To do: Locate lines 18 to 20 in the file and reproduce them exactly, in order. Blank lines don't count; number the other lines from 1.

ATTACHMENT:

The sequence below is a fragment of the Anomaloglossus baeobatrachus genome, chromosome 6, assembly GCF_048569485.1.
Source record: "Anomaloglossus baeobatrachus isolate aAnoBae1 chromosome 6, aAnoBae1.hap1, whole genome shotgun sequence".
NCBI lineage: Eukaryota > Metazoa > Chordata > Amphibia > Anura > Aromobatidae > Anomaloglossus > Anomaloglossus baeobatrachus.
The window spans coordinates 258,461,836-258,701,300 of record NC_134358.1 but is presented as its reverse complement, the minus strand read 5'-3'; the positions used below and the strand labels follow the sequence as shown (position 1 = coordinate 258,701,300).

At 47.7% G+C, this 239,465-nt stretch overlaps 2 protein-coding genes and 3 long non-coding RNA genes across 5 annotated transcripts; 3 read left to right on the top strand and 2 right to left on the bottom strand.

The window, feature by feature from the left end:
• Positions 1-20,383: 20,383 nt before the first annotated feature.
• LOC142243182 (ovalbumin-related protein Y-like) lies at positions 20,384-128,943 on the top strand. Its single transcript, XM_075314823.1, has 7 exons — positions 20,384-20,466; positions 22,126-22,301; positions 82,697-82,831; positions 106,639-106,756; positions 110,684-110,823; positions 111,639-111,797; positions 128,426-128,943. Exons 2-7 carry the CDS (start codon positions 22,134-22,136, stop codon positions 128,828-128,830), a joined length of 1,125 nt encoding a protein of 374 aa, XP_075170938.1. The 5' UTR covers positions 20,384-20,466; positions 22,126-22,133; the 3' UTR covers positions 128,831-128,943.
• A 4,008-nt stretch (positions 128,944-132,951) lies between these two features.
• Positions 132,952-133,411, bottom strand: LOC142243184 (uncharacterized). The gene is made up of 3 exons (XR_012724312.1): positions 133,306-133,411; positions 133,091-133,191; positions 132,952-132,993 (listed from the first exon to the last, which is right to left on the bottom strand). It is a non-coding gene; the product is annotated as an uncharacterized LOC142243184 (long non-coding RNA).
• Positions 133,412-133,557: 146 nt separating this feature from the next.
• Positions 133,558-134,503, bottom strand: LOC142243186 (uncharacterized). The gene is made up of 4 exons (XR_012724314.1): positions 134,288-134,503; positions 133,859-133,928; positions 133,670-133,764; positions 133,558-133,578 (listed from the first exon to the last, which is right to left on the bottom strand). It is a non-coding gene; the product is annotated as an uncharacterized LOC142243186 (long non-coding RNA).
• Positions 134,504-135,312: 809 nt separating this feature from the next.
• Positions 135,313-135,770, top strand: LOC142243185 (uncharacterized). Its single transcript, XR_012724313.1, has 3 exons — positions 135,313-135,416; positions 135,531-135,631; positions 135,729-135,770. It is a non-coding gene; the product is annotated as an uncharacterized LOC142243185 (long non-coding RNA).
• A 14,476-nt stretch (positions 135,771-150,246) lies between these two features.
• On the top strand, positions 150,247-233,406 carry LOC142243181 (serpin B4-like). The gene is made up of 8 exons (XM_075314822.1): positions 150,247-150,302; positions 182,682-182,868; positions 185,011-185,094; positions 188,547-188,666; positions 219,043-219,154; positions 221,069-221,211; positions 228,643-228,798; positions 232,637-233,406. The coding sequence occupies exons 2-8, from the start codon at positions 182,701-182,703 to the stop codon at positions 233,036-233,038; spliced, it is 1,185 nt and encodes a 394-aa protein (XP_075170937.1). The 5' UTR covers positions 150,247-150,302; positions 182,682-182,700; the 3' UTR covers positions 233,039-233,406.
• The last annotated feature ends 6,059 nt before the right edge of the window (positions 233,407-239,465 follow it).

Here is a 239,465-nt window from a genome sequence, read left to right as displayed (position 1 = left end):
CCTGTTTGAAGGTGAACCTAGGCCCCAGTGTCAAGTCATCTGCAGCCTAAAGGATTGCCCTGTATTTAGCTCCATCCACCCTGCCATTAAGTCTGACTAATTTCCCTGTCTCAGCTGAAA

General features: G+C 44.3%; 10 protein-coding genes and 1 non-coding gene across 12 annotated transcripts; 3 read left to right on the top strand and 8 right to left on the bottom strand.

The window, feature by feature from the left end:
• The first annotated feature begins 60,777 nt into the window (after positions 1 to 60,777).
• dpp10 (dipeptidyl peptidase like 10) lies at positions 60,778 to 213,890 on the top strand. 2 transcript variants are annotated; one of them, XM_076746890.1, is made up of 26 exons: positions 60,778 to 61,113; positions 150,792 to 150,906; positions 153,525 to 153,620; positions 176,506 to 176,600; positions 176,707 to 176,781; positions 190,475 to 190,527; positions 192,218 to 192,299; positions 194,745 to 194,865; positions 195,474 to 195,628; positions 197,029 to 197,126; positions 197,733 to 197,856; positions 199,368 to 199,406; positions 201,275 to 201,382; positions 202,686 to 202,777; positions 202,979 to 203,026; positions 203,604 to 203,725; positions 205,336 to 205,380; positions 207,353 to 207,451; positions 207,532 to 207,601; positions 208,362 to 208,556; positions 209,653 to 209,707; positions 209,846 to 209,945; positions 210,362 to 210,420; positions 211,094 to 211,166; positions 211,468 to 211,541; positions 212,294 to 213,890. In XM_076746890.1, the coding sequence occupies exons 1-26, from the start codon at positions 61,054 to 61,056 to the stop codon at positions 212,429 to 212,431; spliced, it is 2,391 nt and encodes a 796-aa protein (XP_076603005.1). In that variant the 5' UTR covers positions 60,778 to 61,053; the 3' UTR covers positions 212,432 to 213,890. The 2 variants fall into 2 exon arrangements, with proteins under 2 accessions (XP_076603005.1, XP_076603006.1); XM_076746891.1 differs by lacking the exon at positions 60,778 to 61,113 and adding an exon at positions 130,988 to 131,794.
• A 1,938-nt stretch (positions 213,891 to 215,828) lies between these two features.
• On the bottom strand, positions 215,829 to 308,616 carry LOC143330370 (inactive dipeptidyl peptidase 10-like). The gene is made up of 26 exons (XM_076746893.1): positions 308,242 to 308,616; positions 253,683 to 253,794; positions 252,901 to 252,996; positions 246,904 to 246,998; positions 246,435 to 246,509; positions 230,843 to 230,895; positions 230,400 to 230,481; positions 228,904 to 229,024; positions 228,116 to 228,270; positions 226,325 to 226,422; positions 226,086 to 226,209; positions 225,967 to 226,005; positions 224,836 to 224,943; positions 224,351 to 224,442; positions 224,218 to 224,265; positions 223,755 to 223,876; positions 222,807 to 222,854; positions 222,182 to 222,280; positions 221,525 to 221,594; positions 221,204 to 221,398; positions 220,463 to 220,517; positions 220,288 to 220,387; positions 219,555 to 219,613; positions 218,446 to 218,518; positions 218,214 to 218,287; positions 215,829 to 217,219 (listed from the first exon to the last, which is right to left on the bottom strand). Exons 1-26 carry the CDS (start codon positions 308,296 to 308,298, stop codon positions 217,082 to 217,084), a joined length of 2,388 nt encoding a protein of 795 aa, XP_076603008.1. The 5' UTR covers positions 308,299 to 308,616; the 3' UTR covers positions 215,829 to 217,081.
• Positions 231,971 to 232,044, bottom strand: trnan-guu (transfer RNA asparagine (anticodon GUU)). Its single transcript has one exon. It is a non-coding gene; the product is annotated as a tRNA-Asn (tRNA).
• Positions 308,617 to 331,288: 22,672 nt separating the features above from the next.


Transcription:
Here is a 239,465-nt window from a genome sequence, read left to right as displayed (position 1 = left end):
CCTGTTTGAAGGTGAACCTAGGCCCCAGTGTCAAGTCATCTGCAGCCTAAAGGATTGCCCTGTATTTAGCTCCATCCACCCTGCCATTAAGTCTGACTAATTTCCCTGTCTCAGCTGAAA

General features: G+C 44.3%; 10 protein-coding genes and 1 non-coding gene across 12 annotated transcripts; 3 read left to right on the top strand and 8 right to left on the bottom strand.